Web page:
Jed Christiansen strongly believes that Chris Masse has a bad understanding of probabilities.

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And he could be right. :-D

The only way to evaluate accuracy of predictions is with a sufficient group or series of predictions.

I don&#8217-t disagree with that. My previous blog post on the Karl Rove prediction market simply stated that:

  1. The NewsFutures prediction on Karl Rove happened to be wrong.
  2. The resignation prediction markets are usually wrong.
  3. There are different kinds of prediction markets. The resignation prediction markets are of the kind where there are no reliable advanced indicators.

Jed Christiansen and Emile Servan-Schreiber want to deny us the right to say that an individual prediction was inaccurate. I respectfully disagree with that. Other than that, I agree with their general point about using long series and understanding the true nature of probabilities. But, in day-to-day life, we all assess the accuracy of individual predictions. While it&#8217-s not the most important angle, that&#8217-s not something to censor, in my view.

On a related note, Midas Oracle should publish more excerpts of papers that assess long series of prediction markets. We will work on it in the future.


Karl Rove will resign from the White House.

(You will spot that the prediction market was predicting, lately, that the probability for a Karl Rove resignation was only about 20%.)

Karl Rove resignation - NewsFutures

Previous blog posts by Chris F. Masse:

  • Become “friend” with me on Google E-Mail so as to share feed items with me within Google Reader.
  • Nigel Eccles’ flawed “vision” about HubDub shows that he hasn’t any.
  • How does InTrade deal with insider trading?
  • Modern Life
  • “The Beacon” is an excellent blog published by The Independent Institute.
  • The John Edwards Non-Affair… is making Memeorandum (twice), again.
  • Prediction Markets = marketplaces for information trading… and for separating the wheat from the chaff.

4 thoughts on “Jed Christiansen strongly believes that Chris Masse has a bad understanding of probabilities.

  1. Jed Christiansen said:

    Hi, Chris. I’m willing to investigate why we’re disagreeing. Here’s a question in that aim:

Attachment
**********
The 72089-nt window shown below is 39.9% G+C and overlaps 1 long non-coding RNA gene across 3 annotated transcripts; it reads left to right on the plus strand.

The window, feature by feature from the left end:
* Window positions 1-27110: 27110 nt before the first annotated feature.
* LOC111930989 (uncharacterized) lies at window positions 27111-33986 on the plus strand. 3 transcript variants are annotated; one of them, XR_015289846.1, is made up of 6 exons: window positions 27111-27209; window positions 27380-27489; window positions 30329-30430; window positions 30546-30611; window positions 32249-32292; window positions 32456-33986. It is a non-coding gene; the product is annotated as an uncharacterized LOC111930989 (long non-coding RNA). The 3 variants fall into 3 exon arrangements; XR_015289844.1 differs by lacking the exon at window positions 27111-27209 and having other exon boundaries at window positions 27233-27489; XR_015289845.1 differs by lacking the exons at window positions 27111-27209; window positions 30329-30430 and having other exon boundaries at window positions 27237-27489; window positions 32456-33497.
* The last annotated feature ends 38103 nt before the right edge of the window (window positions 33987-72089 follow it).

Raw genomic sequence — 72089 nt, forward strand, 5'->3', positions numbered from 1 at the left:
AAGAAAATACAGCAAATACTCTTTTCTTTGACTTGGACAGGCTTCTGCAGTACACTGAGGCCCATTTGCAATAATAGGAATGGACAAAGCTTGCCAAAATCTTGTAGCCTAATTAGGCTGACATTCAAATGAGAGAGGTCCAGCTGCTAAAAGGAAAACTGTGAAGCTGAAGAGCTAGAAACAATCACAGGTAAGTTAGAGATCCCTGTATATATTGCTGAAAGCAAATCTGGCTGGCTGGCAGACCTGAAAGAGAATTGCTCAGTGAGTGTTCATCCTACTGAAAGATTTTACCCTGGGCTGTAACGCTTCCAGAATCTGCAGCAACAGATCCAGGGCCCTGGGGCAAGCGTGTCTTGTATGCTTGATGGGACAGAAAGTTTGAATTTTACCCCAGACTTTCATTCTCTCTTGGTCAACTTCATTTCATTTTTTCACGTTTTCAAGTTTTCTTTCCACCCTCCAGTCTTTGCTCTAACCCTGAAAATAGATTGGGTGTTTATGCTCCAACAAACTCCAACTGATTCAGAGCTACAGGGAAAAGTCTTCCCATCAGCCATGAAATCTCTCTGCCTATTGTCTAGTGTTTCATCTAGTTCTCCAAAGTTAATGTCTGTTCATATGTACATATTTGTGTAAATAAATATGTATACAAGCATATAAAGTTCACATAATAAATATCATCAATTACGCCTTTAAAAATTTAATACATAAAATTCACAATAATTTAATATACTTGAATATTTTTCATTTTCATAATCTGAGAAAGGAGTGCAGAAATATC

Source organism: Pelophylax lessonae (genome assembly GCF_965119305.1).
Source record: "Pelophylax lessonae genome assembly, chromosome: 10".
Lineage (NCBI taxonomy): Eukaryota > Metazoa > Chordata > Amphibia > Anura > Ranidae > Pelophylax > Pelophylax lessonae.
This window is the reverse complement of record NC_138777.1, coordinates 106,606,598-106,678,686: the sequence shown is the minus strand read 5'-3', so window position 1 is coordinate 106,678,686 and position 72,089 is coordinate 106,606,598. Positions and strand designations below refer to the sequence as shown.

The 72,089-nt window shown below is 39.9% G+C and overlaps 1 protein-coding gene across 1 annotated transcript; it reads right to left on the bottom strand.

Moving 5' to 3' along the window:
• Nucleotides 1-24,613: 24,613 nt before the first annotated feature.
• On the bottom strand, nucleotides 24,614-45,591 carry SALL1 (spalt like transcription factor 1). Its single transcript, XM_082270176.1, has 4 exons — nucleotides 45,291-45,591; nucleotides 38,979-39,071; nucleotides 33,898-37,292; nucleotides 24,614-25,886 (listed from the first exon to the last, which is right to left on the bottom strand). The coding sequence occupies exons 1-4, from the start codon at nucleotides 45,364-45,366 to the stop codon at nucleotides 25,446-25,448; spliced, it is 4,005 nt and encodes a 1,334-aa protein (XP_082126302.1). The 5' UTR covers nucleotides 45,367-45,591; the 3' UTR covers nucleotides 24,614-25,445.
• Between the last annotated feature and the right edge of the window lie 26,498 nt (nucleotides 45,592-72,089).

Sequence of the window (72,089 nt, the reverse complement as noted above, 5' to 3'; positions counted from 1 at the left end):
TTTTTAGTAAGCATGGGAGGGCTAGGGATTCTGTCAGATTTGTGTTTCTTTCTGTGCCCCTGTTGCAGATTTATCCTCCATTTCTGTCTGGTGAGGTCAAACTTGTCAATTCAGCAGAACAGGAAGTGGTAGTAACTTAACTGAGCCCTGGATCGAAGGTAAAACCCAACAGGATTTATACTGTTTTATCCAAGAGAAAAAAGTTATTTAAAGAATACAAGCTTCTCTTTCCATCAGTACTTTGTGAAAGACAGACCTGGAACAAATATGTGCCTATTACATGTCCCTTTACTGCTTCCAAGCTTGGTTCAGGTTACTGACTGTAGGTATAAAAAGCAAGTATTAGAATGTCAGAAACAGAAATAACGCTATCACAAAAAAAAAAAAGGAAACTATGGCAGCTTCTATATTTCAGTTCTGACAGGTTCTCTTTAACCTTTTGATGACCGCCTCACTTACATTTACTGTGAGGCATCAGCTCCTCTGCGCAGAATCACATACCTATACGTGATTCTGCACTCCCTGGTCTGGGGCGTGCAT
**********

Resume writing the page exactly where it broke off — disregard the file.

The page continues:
You believe that the Karl Rove market was wrong. What value would it have needed to trade it two days ago in order to be “right”?

    40%? 50%? 80%? 95%?

  2. Chris. F. Masse said:

    I repeat that, mainly, you do a good job of reminding us that we should use long series to assess the prediction markets in general, and that we should really understand the true meaning of one probabilistic prediction.

    However, on Midas Oracle, as you have seen, in addition to some postings about the meta-analysis done by Justin Wolfers and Eric Zitzewitz and the like, we also publish dynamic prediction markets (like whether Ms. Clinton will become the next US president). Once those prediction markets have expired, I think it is a public service to our readers to inform them about their expiry. And at this point, it’s all natural to say, oh that prediction market was wrong, or that prediction market was right.

    It’s all natural to try to do such accountancy of the expired prediction markets, on an individual basis.

    Now if your point is that on Midas Oracle, we should publish more meta-analysis, we should remind more often our readers about what really means a probabilistic prediction, or that we should remind more frequently our readers that what counts is not the individual prediction markets but the long series, yes. But I should have the right to publish information about the expiry of single prediction markets, and make a comment about each of them, and whether they were accurate or not, individually.

    For the binaries, a prediction market would be accurate if it has been over 50% in the last time period. From there, there’s a graduation to introduce. The best way is to cite the percentage, so readers see whether the absolute accuracy was weak or strong.

    The NewsFutures prediction market on Karl Rove signaled a 80% chance that he would stay at the White House. That was clearly not accurate.

  3. Emile Servan-Schreiber said:

    Chris, saying that “something has 20% chance of happening” is very different from saying that it won’t happen. In fact, it is saying that it *might* happen, and that there’s one chance in five that it *will*. In any case, that statement simply can’t be wrong if the event does happen (or even if it doesn’t).

    You may wish to propose a rule that, as you put it, “a [binary] prediction market would be accurate if it has been over 50% in the last time period”, and that rule might be easy to understand, and expedient, and easy to apply and draw headline-grabbing black and white conclusions from. But that rule would still violate logic and severely misconstrue the meaning of a probabilistic prediction.

    I fully agree with the goal of trying to establish ways to assess the predictiveness of a single binary market’s price, but I don’t think your “for dummies” rule cuts it. Let’s dig deeper and ask around… let’s leverage the mind power of the MO audience !

  4. Is BluBet another variation of prediction markets ? - Darjeelink - Alexis Perrier - Blog Archive said:

    […] interpretation of the market can also be tricky. When for instance an event with a low probability estimation happens nonetheless. Does it mean […]

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